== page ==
Two coyotes at Bennett Pass

Two coyotes together at station near Bennett Pass. It is a little early for the breeding season - coyotes in the Cascades breed in late winter - so this pair may be siblings.

Probably one of the pair, seen earlier.

It has been an interesting winter with the warmer mountain temperatures, torrential rain, and dearth of snow accompanied by bobcat, coyote, and mountain lion at most of our Oregon stations. We haven't seen such wild cat presence in Washington. This winter we have focused our station locations at various sites adjacent to but not on Mt Hood as we conducted extensive surveys this summer on the mountain itself. We have not detected mountain foxes at any of this season's sites yet, which is surprising as the survey stations encompass a lower elevation area than our sites on the mountain that yielded fox detections but still within the range of where we expect to find some foxes. I imagine that mountain precipitation patterns have a significant impact on fox behaviour as foxes rely on access to the small mammals under the snow a major prey source. Rain fall on snow followed by a freeze-up prevent access for foxes to the subnivean zone where the small mammals live. But its hard to know precisely how these changes manifest themselves. There is much to learn about these rare mountain foxes.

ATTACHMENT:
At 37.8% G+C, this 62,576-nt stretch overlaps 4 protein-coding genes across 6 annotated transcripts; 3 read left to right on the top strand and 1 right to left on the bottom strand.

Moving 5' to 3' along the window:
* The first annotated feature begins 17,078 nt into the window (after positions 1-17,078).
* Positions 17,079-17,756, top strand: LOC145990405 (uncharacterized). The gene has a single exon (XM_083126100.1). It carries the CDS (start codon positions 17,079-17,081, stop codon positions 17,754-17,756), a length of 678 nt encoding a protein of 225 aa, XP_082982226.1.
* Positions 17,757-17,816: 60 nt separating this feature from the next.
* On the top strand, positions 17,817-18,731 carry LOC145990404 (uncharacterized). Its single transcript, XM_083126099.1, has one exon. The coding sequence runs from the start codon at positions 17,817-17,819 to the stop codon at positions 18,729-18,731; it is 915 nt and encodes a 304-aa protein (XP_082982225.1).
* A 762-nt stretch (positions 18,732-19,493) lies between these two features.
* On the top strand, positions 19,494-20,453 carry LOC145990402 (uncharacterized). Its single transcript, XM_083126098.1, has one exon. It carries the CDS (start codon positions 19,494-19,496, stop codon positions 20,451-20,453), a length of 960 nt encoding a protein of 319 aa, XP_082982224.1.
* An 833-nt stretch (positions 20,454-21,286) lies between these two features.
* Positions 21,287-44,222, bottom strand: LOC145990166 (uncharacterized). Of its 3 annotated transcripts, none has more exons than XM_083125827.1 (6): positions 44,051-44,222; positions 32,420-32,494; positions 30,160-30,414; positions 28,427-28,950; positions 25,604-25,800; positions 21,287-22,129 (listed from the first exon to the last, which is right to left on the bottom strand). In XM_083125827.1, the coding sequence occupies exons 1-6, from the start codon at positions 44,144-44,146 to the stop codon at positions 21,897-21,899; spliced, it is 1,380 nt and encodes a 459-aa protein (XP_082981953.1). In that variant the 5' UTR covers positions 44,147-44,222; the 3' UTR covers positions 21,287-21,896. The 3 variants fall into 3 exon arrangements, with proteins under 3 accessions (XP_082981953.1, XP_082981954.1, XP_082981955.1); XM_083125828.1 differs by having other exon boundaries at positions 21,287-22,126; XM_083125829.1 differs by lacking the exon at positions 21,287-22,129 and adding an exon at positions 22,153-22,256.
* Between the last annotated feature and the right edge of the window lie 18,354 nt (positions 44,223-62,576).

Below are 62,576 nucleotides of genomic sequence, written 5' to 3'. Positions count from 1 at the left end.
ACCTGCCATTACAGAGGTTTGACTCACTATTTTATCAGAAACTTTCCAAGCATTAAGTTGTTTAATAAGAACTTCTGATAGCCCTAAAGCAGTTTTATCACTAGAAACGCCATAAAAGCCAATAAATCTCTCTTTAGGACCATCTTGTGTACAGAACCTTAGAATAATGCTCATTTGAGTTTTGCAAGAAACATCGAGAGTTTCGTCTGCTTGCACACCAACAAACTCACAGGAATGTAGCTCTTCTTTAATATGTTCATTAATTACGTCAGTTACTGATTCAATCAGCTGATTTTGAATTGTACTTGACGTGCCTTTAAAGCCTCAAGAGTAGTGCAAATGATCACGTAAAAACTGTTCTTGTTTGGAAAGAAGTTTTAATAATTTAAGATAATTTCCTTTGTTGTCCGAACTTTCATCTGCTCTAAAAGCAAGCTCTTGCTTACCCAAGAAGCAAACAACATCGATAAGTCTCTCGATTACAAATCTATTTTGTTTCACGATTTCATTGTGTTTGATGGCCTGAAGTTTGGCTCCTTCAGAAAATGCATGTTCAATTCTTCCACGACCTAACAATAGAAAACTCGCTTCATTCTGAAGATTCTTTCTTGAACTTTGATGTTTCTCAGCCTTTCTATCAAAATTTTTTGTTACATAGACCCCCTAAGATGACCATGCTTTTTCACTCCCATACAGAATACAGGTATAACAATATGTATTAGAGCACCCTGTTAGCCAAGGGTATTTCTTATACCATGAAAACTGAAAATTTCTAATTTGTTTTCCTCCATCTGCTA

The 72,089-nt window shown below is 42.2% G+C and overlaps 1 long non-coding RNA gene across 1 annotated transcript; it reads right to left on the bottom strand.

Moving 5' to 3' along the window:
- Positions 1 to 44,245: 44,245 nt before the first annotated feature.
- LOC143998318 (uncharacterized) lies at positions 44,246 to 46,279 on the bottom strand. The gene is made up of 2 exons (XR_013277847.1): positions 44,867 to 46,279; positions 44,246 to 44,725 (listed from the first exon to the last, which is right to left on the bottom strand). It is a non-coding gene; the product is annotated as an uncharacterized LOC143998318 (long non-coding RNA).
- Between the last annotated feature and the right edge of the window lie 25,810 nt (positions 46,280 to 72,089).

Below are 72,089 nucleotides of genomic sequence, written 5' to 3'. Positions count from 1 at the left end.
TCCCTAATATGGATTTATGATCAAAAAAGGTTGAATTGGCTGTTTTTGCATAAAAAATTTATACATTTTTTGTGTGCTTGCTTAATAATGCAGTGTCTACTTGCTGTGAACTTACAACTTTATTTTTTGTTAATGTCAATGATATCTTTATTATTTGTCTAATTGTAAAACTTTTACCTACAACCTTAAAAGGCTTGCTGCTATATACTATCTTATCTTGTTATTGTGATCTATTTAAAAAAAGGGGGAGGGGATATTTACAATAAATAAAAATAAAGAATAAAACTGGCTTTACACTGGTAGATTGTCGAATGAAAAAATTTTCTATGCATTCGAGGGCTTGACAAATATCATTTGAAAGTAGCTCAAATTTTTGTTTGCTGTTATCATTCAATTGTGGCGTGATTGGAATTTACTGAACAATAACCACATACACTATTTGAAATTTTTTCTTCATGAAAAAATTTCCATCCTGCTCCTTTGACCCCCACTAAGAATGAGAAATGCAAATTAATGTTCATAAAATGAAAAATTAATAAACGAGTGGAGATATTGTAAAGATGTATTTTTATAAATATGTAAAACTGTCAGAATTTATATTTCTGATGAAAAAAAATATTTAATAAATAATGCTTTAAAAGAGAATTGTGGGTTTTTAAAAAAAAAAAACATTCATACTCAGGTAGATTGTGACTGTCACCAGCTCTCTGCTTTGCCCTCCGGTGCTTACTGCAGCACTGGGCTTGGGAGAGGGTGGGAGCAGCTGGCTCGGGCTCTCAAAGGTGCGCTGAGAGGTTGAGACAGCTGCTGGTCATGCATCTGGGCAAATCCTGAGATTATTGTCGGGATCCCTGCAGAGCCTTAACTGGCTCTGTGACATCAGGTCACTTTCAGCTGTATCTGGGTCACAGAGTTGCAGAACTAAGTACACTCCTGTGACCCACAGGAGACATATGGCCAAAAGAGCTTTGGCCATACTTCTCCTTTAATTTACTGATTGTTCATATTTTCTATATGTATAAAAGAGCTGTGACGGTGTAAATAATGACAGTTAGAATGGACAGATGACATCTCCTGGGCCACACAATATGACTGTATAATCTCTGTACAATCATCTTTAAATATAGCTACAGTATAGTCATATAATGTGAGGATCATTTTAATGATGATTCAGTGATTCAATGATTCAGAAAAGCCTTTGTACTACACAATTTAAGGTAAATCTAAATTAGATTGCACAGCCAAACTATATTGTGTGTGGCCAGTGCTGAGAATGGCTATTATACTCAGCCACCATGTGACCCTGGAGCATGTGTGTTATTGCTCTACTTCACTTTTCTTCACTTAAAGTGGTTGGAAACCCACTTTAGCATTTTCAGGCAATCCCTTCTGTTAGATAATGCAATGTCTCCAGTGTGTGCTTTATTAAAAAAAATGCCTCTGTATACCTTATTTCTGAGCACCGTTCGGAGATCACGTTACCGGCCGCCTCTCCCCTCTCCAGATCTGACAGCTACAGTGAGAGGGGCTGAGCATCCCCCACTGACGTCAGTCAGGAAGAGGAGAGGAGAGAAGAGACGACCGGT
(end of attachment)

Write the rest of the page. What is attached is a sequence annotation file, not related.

More cats

Here are a couple great photos of bobcat from a station in the Badger Creek Wilderness and a second in lower elevation, open forest that are run by Cascadia Wild and Paul Halliday.


First snowy winter shots from Mt Hood National Forest: Cats, cats, cats

Bobcat streaking through deep snow off Gumjuac Trail

Bobcat peering through rain drops near Teacup ski trails.

Below: A series of shots of a mountain lion chomping on the bait.



Getting back our first camera station photos of the winter season

Bobcat in Pocket Creek area

Another bobcat in Pocket Creek area

Two mountain lions near Gumjuac Ridge


A reminder of what's to come......

Seeing as we are gearing up to set cameras targeting winter wildlife, I thought I would post a photo from late last winter (March 2014) as a reminder of the snow and winter fun to come. I know, I know, its gorgeous fall weather right now. But its exciting to have cooler weather and a change of seasons.


What does Cascade red fox scat look like? Here are some photos of scats that have had mtDNA sequencing.

Red fox scat has rounded ends that are tapered (not twisty) and is often segmented. It is similar to domestic dog scat but much smaller and often filled with berries, hair, bones, grass, etc.

It is approximately 0.25 to 0.5 inches (1cm) in diameter – the same diameter as a pinky finger – and 1 to 4 inches (2 to 10cm) long. If it is a little larger, it may still be fox. If it is smaller (American marten size but without twisty ends), it could be a fox pup. 

Below are some photos of Cascade red fox scats as confirmed by DNA analysis.